Question... has there been a change in non-immigrants with B1 B2 visa's are not getting the usual 6 months and are now only getting 2 weeks... These people are traveling from the Caribbean and Africa (Nigeria).

Submitted by RB on

Junias, your questions are beyond the scope and expertise of the TSA bloggers, besides few questions get answered here.

Submitted by Boldly on

Junias, your questions are beyond the scope and expertise of the TSA bloggers, besides few questions get answered here.

its actually not TSA's jurisdiction.

Submitted by Wintermute on

I believe that's what RB said.

Submitted by Boldly on

Wintermute said...
I believe that's what RB said.

well, wrong again. There is a difference between "scope and expertise"
and "jurisdiction."
He has no idea (as usual) what anyone's (TSA bloggers) "scope and expertise" is. I believe as I'm sure many others do, that his response was meant as a dig on the qualifications of TSA.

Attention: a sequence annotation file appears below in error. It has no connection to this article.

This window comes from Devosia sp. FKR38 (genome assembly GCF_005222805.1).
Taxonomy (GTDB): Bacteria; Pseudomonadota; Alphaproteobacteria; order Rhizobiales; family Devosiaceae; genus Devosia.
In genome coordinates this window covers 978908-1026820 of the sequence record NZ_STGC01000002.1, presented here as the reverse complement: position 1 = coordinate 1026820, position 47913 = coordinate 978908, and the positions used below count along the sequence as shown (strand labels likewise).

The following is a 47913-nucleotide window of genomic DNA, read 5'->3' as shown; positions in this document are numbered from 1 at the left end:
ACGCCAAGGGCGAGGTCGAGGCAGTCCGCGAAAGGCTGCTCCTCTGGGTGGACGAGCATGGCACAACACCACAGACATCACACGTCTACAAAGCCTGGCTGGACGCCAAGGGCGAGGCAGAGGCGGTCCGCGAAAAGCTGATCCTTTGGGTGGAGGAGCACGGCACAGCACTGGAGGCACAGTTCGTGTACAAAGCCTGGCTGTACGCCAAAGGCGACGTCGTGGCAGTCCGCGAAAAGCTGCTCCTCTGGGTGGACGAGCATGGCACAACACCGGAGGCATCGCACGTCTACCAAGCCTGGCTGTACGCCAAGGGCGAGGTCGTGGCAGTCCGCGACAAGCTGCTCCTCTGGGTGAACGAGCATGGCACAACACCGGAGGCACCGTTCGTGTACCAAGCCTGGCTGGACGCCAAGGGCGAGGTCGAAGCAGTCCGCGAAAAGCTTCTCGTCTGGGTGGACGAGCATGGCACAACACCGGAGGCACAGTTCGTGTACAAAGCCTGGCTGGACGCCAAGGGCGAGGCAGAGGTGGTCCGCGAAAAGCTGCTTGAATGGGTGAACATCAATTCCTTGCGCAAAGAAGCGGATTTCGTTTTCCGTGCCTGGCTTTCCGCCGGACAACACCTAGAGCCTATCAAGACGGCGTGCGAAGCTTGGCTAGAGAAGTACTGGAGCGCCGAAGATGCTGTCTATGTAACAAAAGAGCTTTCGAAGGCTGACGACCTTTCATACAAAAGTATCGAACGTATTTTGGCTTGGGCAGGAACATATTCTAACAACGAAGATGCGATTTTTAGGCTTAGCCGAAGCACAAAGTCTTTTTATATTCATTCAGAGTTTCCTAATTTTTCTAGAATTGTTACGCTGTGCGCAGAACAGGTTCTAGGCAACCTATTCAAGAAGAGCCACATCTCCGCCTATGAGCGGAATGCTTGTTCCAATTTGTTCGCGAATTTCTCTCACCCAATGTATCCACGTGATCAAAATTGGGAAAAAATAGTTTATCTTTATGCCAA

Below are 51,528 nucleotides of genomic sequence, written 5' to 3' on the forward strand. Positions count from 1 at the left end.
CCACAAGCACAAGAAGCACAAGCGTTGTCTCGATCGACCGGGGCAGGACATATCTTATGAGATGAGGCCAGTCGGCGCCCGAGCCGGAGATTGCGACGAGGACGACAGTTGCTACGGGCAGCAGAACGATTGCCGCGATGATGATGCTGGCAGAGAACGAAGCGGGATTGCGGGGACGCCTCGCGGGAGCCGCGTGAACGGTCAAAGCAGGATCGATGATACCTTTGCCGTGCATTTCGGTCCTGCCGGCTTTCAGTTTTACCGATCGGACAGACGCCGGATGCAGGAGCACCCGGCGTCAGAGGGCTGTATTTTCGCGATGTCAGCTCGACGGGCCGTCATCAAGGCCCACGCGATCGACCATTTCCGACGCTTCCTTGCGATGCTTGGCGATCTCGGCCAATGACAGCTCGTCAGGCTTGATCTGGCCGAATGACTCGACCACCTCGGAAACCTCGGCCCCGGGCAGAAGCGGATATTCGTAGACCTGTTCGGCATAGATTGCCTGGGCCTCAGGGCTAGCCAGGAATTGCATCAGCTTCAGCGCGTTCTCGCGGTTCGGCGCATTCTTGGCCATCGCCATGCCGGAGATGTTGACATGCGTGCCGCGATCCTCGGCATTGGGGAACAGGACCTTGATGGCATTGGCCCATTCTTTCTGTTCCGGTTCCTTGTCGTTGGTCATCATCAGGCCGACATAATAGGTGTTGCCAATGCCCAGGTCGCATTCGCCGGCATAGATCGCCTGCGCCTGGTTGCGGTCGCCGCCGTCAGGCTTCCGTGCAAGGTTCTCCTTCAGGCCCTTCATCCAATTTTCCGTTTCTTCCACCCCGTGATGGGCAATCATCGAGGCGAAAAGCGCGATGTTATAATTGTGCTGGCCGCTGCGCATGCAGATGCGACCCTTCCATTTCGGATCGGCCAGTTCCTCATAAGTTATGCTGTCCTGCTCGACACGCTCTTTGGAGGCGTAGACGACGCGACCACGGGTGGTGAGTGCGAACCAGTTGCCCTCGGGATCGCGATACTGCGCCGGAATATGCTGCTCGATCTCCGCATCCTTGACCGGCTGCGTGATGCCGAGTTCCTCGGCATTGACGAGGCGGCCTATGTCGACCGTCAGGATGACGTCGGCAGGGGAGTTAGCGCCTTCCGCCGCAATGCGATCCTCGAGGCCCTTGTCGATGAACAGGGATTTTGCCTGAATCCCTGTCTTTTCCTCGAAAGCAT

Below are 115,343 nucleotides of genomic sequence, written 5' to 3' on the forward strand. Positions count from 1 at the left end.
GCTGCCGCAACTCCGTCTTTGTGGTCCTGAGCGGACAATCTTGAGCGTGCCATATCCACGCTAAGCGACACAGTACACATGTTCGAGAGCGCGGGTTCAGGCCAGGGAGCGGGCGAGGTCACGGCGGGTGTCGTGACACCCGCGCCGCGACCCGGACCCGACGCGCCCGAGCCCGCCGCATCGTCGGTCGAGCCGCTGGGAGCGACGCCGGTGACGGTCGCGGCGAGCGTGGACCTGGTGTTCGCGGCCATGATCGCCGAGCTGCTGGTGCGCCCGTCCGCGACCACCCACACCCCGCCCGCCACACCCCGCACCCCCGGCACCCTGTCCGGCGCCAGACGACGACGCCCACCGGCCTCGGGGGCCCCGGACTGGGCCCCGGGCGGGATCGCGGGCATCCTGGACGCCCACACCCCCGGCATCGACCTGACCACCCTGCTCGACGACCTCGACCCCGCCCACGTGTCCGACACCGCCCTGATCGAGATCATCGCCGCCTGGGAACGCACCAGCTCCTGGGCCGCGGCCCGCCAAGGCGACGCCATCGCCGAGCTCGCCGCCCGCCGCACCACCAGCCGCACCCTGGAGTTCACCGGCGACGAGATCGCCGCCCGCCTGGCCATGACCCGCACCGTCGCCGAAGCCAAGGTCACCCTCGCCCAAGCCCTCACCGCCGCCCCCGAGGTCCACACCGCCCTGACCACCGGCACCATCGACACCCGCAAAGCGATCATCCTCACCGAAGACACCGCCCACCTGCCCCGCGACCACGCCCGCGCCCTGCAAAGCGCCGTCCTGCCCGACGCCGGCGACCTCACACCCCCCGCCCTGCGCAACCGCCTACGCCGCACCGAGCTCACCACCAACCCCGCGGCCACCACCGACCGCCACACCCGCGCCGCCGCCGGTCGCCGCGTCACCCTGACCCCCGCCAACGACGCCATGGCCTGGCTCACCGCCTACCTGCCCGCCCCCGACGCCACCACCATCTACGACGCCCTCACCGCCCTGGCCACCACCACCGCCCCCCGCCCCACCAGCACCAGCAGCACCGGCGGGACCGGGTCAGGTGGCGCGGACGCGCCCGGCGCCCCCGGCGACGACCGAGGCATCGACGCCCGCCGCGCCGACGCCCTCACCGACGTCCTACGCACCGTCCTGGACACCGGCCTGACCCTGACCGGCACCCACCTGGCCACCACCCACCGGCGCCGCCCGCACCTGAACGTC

The simple fact is, TSA has nothing to do with immigration. But a simple unbiased answer is beyond his scope and expertise perhaps.

Submitted by Wintermute on

You said earlier something about nitpicking and looking stupid. Just sayin.

Submitted by Anonymous on

Team TSA Asheville (NC) geniuses took my wine opener too! Then offered for me to leave security area and mail it to myself. I can do more damage with my tweezers, nail clippers and heels they let me graciously keep.

Submitted by West Cooper on

Anon sez - "Team TSA Asheville (NC) geniuses took my wine opener too! Then offered for me to leave security area and mail it to myself. I can do more damage with my tweezers, nail clippers and heels they let me graciously keep."

Soooo, what I am hearing from you, is that the TSOs found an item with a blade on it, they offered you the opportunity to keep the item, by leaving the checkpoint and mailing it to yourself. Which is exactly what is supposed to happen with a sharp item (like a knife, or a wine opener tool that has a blade on it). Kudos to TSA Asheville for following the rules by the letter!

TSA Blog Team